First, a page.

Language immersion programs or student exchange programs are amazing, life-changing experiences. You meet new people, improve your language skills, learn about different cultures and get to be part of a second family. But what if you get the blues?
Especially if you do an end-of-year exchange over Christmas (like many of our exchange students right now), you might get a little homesick. Nothing to worry about – that’s completely normal.
We can’t promise that these tips will stop you from missing your family on Christmas, but we’re certain that it will help a little!
Traditions are wonderful, wherever in the world you are. Do what the locals do and even if some things might seem a little weird to you, don’t judge but try! Always keep an open mind. Not only will this make your own trip better, but you’ll certainly impress your hosts as well!
It might be tempting to stay in your room and call friends and family back home, but that’s the opposite of what you should be doing when feeling blue. Instead, overexpose yourself to the issues that make you feel homesick. For example, if you feel uncomfortable at your host family’s home during the first few days, make sure you spend time with them whenever possible. After dinner, stay with them, have a chat, watch a movie together (you could show them some Australian movies) and come along to family functions. Soon, you will feel a lot more relaxed.
A language immersion is not only about the exchange student learning about a new culture, but also about the host family getting to know their guest’s traditions. On Christmas, why not host a little ‘Aussie’ party? Not only tell, but show your host family what you normally do on Christmas. Sure, you can’t go to the beach, but you could have a good’ol Aussie Barbie! Bring some food from home and make your host family try different things (I can tell you exactly what they’ll think about Vegemite!). You could also bring some Christmas crackers and introduce them to your host family on Christmas Day.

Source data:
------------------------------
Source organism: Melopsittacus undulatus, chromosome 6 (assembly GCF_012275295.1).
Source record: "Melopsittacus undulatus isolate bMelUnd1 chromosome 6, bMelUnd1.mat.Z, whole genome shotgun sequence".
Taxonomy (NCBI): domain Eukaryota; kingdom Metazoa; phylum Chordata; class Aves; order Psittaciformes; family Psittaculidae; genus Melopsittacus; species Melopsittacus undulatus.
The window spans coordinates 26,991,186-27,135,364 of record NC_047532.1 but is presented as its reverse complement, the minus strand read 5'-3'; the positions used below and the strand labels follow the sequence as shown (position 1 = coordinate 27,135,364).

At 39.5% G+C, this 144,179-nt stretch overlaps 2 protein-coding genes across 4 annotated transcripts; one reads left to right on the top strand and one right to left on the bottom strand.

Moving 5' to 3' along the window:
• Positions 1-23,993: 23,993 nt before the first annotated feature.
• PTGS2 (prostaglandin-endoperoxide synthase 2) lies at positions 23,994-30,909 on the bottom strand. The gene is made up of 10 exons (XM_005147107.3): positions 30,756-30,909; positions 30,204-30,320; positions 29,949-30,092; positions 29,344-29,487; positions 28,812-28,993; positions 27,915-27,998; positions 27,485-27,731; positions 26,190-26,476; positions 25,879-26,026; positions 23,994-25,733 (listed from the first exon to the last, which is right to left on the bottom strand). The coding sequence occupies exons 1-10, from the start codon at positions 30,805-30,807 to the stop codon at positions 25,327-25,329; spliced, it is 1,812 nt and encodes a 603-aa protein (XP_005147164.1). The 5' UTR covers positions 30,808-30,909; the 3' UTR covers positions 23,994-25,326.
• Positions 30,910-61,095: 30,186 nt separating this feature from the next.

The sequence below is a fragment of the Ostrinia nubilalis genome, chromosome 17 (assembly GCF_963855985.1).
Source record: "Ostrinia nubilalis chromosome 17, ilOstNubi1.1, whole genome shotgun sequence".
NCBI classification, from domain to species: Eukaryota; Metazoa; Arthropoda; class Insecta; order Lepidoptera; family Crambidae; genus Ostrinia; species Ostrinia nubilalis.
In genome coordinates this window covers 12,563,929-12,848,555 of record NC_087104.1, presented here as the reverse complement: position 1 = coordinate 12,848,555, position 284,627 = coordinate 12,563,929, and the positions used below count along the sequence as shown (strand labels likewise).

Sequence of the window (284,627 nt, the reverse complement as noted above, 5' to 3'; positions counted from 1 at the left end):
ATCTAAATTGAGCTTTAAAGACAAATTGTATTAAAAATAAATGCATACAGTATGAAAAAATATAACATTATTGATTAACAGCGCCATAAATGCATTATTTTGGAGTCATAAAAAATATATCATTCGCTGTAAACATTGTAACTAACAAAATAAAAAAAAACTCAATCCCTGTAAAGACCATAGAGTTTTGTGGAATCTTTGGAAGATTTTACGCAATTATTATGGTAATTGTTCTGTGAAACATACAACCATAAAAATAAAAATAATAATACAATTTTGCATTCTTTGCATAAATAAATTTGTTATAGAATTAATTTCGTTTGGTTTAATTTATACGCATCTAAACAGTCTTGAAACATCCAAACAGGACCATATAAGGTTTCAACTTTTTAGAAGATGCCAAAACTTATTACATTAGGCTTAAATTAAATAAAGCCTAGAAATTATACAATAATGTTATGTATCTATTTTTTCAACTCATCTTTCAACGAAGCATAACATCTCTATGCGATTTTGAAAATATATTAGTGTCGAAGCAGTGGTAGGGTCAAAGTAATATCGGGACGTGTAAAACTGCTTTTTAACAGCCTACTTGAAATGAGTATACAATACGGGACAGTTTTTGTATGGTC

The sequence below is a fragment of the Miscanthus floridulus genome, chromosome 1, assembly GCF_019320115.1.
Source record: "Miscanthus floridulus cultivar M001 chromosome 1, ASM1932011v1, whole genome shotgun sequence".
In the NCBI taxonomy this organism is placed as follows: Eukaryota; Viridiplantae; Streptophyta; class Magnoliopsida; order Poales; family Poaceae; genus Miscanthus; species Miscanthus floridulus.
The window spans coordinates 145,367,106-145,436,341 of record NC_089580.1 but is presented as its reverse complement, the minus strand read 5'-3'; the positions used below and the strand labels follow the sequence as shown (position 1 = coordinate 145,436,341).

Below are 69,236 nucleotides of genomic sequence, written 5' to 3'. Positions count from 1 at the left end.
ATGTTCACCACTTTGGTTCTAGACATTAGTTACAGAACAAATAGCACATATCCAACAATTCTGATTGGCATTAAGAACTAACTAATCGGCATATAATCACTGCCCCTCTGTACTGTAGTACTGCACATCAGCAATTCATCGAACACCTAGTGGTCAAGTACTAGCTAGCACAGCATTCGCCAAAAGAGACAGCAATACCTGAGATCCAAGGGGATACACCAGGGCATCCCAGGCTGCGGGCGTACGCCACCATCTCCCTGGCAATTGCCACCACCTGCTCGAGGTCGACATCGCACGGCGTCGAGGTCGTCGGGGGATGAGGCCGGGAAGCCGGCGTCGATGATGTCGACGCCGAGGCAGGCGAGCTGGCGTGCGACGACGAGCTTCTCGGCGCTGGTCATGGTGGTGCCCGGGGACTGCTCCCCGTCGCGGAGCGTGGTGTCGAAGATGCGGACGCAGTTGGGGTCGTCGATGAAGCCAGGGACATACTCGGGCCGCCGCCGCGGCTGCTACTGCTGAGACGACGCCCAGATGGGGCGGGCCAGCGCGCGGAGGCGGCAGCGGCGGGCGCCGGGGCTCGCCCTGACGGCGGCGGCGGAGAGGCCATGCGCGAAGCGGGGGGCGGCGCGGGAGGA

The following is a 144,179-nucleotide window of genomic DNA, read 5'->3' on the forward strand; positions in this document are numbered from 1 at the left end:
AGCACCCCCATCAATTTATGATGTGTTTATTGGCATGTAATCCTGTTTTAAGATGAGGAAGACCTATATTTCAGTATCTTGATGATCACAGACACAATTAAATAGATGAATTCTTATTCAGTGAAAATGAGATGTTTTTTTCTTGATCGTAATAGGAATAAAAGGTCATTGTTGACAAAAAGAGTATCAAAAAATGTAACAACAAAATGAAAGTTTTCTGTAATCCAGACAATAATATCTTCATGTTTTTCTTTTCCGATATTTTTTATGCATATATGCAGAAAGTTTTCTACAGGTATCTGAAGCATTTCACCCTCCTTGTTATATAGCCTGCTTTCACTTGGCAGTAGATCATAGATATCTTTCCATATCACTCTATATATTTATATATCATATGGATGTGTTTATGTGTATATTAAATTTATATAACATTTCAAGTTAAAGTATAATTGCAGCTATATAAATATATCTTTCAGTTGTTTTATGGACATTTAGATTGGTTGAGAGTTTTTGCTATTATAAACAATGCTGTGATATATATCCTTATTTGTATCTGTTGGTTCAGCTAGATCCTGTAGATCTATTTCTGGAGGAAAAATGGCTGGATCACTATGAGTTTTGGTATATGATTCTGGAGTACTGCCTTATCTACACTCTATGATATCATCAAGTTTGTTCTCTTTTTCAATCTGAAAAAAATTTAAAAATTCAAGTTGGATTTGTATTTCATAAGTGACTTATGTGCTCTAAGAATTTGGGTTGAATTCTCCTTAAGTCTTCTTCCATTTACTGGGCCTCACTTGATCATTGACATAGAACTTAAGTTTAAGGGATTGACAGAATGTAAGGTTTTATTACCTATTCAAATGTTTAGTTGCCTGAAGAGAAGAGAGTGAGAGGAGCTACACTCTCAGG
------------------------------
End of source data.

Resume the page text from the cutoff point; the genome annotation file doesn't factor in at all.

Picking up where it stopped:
Being away from home for an extended period of time, you will most likely miss out on a few events. If you scroll through Facebook every day, you’ll see what your friends are up to and it can make you want to be there. Realise that what you have is a much more unique and exciting experience. If you do use Social Media, do it to show the world what an amazing time you’re having abroad!
Write a list of all the things you want to see while staying in your new country. What are the typical things every visitor has to see and try when there? Slowly tick off all points on your list. That will help you to make the most of your stay and distract you from the things you miss.
Take lots of photos. Firstly, because you’ll always want to remember your experience abroad, and secondly, because it will show your hosts and new friends that you’re interested, engaged and excited. Plus, it gives you a bit of a chance to hide behind a camera when you’re a bit shy at the beginning.
And with others, I don’t mean your parents or friends back home. Tell your hosts if you’re feeling homesick or lonely. They need to know what’s going on in order to help you. It is completely normal and happens to almost everyone, so there’s no reason to be ashamed. You don’t need to always put on a happy face; have a chat, get it all out and move on J
This is probably the most relevant advice we can give you. Have a chat to your parents, send them some photos every few days and keep them posted about what you’re doing. But don’t overdo it!
Calling someone back home every day is definitely not the right way to beat homesickness. You need to keep some distance if you fully want to immerse yourself. Try to make this clear at the beginning or before you leave. Explain that you feel like you might feel a bit homesick, and you don’t want to have contact all the time to prevent this. Surely, everyone will understand.
The first few days in your new family will probably feel like forever, but there weeks or months will be over before you know it. At the end, you’ll think ‘where did the time go?’. A language immersion is a once-in-a-lifetime experience. So don’t spend too much time worrying, keep yourself busy and enjoy!